It has just been announced that the Shenzen Biennale will be jointly curated by former NAi head Ole Bouman who will serve as Creative Director and American Jeffrey Johnson and Chinese scholar Li Xiangning, who will act as Academic Directors. The theme of the biennale which opens in December 2013 will be urbanization “outside the mainstream” and will take place in multiple sites around the region.
Bouman will be responsible for curating the exhibition, “focusing on forward-looking design practices, and large-scale works” while Li Xiangning and New York-based Jeffrey Johnson will be responsible for a curatorial review and theoretical research. The last Shenzen Biennale (2011) was curated by Terence Riley and was one of the most interesting architecture exhibitions of the year.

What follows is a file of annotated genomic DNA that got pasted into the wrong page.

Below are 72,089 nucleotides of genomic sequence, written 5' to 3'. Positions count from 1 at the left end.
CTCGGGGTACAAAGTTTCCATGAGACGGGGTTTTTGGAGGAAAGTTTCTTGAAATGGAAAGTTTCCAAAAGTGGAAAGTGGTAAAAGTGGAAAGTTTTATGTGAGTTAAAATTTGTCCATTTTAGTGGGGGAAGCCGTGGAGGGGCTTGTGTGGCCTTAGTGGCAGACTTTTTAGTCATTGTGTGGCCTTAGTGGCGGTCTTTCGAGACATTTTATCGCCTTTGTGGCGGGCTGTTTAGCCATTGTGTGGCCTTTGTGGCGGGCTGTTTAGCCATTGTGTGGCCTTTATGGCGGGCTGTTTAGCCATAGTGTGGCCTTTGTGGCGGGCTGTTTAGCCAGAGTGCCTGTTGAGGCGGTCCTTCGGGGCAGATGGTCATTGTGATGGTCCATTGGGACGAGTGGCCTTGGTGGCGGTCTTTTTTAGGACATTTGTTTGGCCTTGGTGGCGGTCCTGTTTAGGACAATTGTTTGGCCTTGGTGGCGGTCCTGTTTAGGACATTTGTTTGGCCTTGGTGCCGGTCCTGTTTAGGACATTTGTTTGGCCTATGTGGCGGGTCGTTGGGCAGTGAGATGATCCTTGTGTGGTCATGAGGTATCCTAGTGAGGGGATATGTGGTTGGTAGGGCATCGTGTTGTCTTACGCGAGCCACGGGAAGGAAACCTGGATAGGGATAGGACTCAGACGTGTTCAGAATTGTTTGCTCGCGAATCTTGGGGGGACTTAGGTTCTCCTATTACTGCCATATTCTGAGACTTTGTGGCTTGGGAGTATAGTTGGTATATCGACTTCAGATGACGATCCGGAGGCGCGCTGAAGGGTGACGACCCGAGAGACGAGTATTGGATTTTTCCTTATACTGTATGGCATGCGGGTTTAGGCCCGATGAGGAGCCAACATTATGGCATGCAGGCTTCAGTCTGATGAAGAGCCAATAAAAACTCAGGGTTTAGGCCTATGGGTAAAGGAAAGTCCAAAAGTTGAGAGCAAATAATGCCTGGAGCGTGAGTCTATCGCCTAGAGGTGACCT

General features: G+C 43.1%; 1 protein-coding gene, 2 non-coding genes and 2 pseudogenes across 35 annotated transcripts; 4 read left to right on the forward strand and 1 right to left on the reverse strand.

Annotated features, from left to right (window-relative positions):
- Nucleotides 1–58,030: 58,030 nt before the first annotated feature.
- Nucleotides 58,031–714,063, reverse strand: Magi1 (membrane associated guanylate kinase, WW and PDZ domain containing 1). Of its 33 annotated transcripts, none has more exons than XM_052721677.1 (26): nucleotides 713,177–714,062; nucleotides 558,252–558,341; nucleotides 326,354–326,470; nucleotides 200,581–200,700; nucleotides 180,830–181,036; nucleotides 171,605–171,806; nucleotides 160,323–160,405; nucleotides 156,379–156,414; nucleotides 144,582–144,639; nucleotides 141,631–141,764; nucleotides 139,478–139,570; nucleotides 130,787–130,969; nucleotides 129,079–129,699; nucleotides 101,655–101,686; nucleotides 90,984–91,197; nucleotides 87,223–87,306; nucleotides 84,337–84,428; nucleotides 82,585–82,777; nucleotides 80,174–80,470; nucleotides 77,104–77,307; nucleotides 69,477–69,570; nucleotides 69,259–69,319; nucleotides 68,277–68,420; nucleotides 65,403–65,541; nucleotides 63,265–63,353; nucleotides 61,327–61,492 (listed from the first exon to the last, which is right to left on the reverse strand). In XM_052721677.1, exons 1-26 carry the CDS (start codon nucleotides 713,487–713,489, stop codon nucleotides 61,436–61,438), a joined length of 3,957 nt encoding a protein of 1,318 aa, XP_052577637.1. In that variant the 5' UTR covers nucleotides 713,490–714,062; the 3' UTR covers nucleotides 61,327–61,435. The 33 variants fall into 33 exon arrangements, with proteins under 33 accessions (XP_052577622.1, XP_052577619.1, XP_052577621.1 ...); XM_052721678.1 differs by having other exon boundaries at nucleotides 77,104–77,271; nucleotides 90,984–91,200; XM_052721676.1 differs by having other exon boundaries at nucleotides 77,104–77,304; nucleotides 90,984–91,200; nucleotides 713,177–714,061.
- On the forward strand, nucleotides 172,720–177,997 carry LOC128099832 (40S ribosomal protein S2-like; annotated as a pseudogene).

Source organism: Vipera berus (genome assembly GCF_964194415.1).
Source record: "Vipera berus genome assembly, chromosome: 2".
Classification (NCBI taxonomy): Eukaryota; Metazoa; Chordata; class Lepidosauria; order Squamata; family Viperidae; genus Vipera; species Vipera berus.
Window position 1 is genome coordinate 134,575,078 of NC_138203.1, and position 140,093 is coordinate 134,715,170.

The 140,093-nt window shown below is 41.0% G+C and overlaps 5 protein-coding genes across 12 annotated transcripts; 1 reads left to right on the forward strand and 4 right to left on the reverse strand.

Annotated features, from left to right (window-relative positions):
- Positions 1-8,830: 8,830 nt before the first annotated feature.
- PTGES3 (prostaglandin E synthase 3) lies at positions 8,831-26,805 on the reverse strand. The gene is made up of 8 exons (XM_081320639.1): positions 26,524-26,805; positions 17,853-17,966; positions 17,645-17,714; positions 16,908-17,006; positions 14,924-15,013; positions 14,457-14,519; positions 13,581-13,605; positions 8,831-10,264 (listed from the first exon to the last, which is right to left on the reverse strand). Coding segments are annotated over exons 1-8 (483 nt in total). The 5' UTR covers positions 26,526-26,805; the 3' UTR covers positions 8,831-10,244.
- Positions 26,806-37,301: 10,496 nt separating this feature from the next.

Los Angeles-based Synthesis Design & Architecture (SDA) in association with Shenzhen General Institute of Architectural Design and Research have won an invited competition to design the 1.9 million-square-foot, mixed-use Shanghai Wuzhou International Plaza in Shanghai.
Their slick “Urban Canyon” concept summons images of a magnificent gorge cutting through the city with its two nested cliff-like structures that have been carved from the landscape by staggered, pebble-looking buildings. The facades’ and roofs’ grooved titanium-zinc cladding adds to the metaphor while mimicking the energy and vibrancy of the city.
Divided into two blocks, the northern area houses luxury retail shops and developer Hong Kong Wuzhou International Group’s corporate offices. The southern section is a retail, lifestyle and entertainment complex anchored by two office towers. Sky bridges connect the buildings and outside, plazas, landscaping, seating areas, and dynamic lighting are integrated. Practical details are still being finalized.